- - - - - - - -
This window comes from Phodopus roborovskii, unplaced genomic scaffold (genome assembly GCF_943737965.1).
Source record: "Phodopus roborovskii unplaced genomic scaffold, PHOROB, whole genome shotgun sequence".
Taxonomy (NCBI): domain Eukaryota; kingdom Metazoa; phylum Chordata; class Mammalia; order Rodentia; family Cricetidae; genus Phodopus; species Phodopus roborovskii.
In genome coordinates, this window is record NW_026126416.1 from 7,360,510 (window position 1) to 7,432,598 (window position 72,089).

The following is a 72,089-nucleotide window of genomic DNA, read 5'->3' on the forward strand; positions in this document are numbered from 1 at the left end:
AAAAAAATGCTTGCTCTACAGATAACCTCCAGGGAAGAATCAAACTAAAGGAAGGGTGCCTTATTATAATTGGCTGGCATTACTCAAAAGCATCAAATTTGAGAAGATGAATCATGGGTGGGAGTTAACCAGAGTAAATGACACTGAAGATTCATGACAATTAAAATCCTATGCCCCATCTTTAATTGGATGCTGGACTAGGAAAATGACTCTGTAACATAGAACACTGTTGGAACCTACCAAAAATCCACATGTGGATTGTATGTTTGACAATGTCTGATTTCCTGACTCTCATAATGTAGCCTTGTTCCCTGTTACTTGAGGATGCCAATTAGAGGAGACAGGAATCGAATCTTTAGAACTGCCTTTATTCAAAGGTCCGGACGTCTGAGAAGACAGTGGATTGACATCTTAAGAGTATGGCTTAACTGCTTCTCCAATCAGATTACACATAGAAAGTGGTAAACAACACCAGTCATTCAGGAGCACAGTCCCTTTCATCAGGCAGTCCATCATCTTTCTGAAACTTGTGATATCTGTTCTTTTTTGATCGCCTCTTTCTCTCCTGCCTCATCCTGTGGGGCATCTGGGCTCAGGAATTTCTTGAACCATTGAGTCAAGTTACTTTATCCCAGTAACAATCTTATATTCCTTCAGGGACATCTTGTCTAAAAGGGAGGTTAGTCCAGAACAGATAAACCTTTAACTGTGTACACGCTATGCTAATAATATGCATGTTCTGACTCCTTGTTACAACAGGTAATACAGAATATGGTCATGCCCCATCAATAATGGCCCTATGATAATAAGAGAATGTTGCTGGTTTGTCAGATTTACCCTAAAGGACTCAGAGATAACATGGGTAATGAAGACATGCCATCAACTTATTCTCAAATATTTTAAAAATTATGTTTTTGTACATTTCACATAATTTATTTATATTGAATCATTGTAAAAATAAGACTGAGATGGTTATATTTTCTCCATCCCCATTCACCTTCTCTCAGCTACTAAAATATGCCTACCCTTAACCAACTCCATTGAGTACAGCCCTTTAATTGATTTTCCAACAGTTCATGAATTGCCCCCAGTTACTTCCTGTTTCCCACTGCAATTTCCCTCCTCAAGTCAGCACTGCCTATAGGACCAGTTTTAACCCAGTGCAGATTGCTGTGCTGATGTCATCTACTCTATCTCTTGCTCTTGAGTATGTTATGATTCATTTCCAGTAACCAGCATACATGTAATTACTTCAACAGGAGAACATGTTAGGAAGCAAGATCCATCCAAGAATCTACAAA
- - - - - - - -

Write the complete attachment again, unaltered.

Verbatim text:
This window comes from Phodopus roborovskii, unplaced genomic scaffold (genome assembly GCF_943737965.1).
Source record: "Phodopus roborovskii unplaced genomic scaffold, PHOROB, whole genome shotgun sequence".
Taxonomy (NCBI): domain Eukaryota; kingdom Metazoa; phylum Chordata; class Mammalia; order Rodentia; family Cricetidae; genus Phodopus; species Phodopus roborovskii.
In genome coordinates, this window is record NW_026126416.1 from 7,360,510 (window position 1) to 7,432,598 (window position 72,089).

The following is a 72,089-nucleotide window of genomic DNA, read 5'->3' on the forward strand; positions in this document are numbered from 1 at the left end:
AAAAAAATGCTTGCTCTACAGATAACCTCCAGGGAAGAATCAAACTAAAGGAAGGGTGCCTTATTATAATTGGCTGGCATTACTCAAAAGCATCAAATTTGAGAAGATGAATCATGGGTGGGAGTTAACCAGAGTAAATGACACTGAAGATTCATGACAATTAAAATCCTATGCCCCATCTTTAATTGGATGCTGGACTAGGAAAATGACTCTGTAACATAGAACACTGTTGGAACCTACCAAAAATCCACATGTGGATTGTATGTTTGACAATGTCTGATTTCCTGACTCTCATAATGTAGCCTTGTTCCCTGTTACTTGAGGATGCCAATTAGAGGAGACAGGAATCGAATCTTTAGAACTGCCTTTATTCAAAGGTCCGGACGTCTGAGAAGACAGTGGATTGACATCTTAAGAGTATGGCTTAACTGCTTCTCCAATCAGATTACACATAGAAAGTGGTAAACAACACCAGTCATTCAGGAGCACAGTCCCTTTCATCAGGCAGTCCATCATCTTTCTGAAACTTGTGATATCTGTTCTTTTTTGATCGCCTCTTTCTCTCCTGCCTCATCCTGTGGGGCATCTGGGCTCAGGAATTTCTTGAACCATTGAGTCAAGTTACTTTATCCCAGTAACAATCTTATATTCCTTCAGGGACATCTTGTCTAAAAGGGAGGTTAGTCCAGAACAGATAAACCTTTAACTGTGTACACGCTATGCTAATAATATGCATGTTCTGACTCCTTGTTACAACAGGTAATACAGAATATGGTCATGCCCCATCAATAATGGCCCTATGATAATAAGAGAATGTTGCTGGTTTGTCAGATTTACCCTAAAGGACTCAGAGATAACATGGGTAATGAAGACATGCCATCAACTTATTCTCAAATATTTTAAAAATTATGTTTTTGTACATTTCACATAATTTATTTATATTGAATCATTGTAAAAATAAGACTGAGATGGTTATATTTTCTCCATCCCCATTCACCTTCTCTCAGCTACTAAAATATGCCTACCCTTAACCAACTCCATTGAGTACAGCCCTTTAATTGATTTTCCAACAGTTCATGAATTGCCCCCAGTTACTTCCTGTTTCCCACTGCAATTTCCCTCCTCAAGTCAGCACTGCCTATAGGACCAGTTTTAACCCAGTGCAGATTGCTGTGCTGATGTCATCTACTCTATCTCTTGCTCTTGAGTATGTTATGATTCATTTCCAGTAACCAGCATACATGTAATTACTTCAACAGGAGAACATGTTAGGAAGCAAGATCCATCCAAGAATCTACAAA